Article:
I’ve said it multiple times before, but it’s vital to keep in mind. Communication forms reality. The more time you spend complaining, the more you’re going to see that person, that situation, or that job as negative. So keep your venting short and sweet. Say what you need to say to get it off your chest. And then be done. Let the dead dog lie.

 

Rule #4: End on a good note

In the midst of the things that are bothering you, there has to be something positive. I find myself regularly fed up with specific things at work and am quite willing to vent lesly-b-juarez-220845.jpgabout them. But do I ever talk about the perks of my job? Do I ever mention the positives? You still became friends with that person for a reason and you still chose that job for a reason. When you are wrapping up a good venting session, be sure to verbalize the positives. It takes a strong soul to remember the positives, but it is an important step.

Another really good source that I would recommend: Anger Management: The Five W’s of Healthy Venting

In Honor of Sang Yoon: What are You Living for?

19756847_10158820639760391_7935453298698112723_n.pngLast semester at Cornerstone University I was working in a morning psychology study group and brought an omelet for breakfast (because it wasn’t ready until after we were supposed to meet–darn kitchen crew 😉 ) so I could eat and study at the same time. However, upon meeting with the group, Miles, the fellow on my right said he’s allergic to eggs and the smell makes him nauseous. At the same time, Sang, the fellow on my left said he hadn’t had breakfast and the omelet smelled SO good! Awkwardly I offered the plate to the Sang, but he turned me down, despite the fact that his mouth was watering. Stuck between a rock and a hard place, I had little to no interest in finishing my omelet in these conditions so I set it aside and tried to push it away so neither classmate would have to smell it. When we took a quick study break later on, Sang Yoon decided to take up my previous offer and finished my omelet for me–providing a relieving answer for everyone.

Two months after finishing that exam, I get the news that Sang Yoon, my omelet-eating study buddy, drowned in Michigan’s Upper Peninsula. This news forced me to do an overhaul in my thinking. I mean, I go about my day; I wake up, I go to sleep, I work, I Image result for omelet pictureskeep up on chores, I fit fun in where I can. So far I’ve been able to keep going through my everyday experiences. I do life somewhat thoughtlessly. But Sang Yoon’s death stopped me in my tracks. His death reminded me of how short and unpredictable life is. He reminded me of the bigger picture out there–and how despairingly small is my vision of life. How differently would I live, how differently would I communicate, if I could keep my eyes set on the bigger picture?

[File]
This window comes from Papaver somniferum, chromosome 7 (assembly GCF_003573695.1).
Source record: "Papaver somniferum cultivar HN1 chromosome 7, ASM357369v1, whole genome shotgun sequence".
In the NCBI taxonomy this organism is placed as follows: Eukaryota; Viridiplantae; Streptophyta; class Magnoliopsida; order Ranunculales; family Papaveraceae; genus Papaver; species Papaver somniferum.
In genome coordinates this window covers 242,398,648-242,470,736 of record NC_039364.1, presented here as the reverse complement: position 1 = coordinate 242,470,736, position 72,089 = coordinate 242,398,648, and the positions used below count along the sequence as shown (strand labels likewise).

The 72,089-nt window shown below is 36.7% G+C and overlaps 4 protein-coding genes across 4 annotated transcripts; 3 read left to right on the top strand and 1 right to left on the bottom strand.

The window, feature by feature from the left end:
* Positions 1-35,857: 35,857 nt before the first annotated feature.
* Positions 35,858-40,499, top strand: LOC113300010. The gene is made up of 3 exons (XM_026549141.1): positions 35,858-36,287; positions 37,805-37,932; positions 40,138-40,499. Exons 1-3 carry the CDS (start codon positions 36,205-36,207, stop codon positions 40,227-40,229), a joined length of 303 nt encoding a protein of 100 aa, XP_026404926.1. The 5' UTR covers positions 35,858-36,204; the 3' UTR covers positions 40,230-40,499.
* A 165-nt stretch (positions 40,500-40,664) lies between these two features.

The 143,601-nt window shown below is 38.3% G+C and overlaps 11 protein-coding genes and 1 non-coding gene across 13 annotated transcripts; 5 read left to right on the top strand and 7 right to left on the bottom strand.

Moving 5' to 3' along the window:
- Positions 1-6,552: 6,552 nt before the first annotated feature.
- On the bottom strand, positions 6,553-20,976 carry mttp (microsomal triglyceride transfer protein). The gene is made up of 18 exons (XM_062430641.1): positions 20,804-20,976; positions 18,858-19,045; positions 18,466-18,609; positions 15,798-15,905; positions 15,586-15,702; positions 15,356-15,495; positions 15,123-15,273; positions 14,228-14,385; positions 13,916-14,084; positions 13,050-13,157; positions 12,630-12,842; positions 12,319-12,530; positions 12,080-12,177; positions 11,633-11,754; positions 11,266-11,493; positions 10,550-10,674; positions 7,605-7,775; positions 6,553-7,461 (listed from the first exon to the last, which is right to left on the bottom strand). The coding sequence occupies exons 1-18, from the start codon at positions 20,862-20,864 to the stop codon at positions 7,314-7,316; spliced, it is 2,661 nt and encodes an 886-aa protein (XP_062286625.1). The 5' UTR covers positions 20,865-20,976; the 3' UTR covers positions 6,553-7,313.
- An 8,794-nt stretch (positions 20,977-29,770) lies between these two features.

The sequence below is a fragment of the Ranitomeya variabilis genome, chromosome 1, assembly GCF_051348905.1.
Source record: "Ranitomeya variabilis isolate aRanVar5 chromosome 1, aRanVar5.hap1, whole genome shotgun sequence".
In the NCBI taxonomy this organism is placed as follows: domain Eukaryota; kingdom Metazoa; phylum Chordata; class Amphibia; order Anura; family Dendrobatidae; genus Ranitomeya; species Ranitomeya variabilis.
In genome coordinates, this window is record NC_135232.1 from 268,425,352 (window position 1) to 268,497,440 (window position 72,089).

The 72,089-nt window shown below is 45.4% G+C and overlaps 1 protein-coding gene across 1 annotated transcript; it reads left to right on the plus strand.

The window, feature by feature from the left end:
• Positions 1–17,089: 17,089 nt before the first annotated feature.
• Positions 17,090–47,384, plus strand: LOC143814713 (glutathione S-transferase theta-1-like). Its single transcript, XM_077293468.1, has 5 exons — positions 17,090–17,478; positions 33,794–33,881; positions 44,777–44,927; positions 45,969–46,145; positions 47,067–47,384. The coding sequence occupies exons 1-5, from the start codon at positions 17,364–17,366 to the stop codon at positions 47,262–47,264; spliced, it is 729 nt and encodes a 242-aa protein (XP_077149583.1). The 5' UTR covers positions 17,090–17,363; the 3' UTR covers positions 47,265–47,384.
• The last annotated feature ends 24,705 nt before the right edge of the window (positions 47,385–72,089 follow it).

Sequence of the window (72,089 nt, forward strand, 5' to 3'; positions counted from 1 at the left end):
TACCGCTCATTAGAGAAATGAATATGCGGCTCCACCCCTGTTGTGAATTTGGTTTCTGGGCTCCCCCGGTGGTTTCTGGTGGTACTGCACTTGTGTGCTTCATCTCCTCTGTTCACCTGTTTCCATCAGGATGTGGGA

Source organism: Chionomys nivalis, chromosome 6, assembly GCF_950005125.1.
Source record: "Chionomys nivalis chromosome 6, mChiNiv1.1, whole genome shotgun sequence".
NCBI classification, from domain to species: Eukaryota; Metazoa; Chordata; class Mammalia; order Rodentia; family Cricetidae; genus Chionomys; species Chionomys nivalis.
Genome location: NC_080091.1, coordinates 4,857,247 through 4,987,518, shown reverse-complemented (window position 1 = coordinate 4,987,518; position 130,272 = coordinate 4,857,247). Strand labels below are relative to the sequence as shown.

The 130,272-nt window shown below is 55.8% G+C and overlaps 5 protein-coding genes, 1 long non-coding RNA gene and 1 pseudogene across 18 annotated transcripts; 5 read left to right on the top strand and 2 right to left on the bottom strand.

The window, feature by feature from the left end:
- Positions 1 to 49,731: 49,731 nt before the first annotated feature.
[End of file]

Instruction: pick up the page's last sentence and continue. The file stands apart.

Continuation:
As a Christian, I believe God places each of us on earth for a reason. I believe life on earth is only the beginning and that the best is yet to come. I believe God has a purpose for what happens and can bring glory to his name through anything–even a 24-year-old man drowning. So, while I am upset that Sang had to die, I aspire to respect both Sang and God by challenging my way of thinking because of it. I want to recognize how short and unpredictable life is and I want to live my life for others and for the glory of God.

What have I been saying with my life? The mundane: the dish-washing, floor-sweeping, dinner-making, bathroom-cleaning can communicate a love for your housemates, a good stewardship of the things you have. Your attitude at work communicates. Your time on Facebook and Netflix communicates. Who you talk to and where you spend your money communicates. What has the past hour said about who you are and what you live for?

If I could regularly keep this perspective and purpose in mind, would I be so selfish? Would I complain if I had to stay late at work? Could I see it as a chance to serve more? Would I be so judgmental? Would I do the once-over on the girl with the short shorts? Would I be so impatient and so self-centered? Would I whine about leaving later than I wanted to for an event? Would it matter if I were a few minutes late?  Would I argue with my siblings as much? Would do more to show them that I love them?

If I could remember how little control I have and how each day is a gift, how each hour is speaking something, would I not pray more sincerely, live more boldly, act more purposefully, love more unconditionally? Would I not see how each day of my life can make a difference–even in the most minuscule, boring tasks–for better or for worse? Wouldn’t I take more risks in witnessing, wouldn’t I take more joy in little things, wouldn’t I be more thankful for what I have?19693630_1527121214013347_4089569426993532852_o.jpg

How one communicates depends on the perspective one takes. In honor of Sang, in honor of God, I aspire to embrace the perspective that God wants me to have. I want to live my life with purpose and to be used for God. Even if you aren’t religious or don’t have similar opinions about God, I would like to challenge you to consider what you are living by. What will people say about you when you are gone?Why do you do what you do? What motivates you, really? What perspective are you taking? What is your life communicating? What have you said with the past hour of your life? 

Goals don’t get accomplished on their own. It might sound cliche and overrated, but stepping back for a moment to consider what is motivating you to live as you do and what you are communicating with your life is a decision that, if taken seriously, I can guarantee you won’t regret.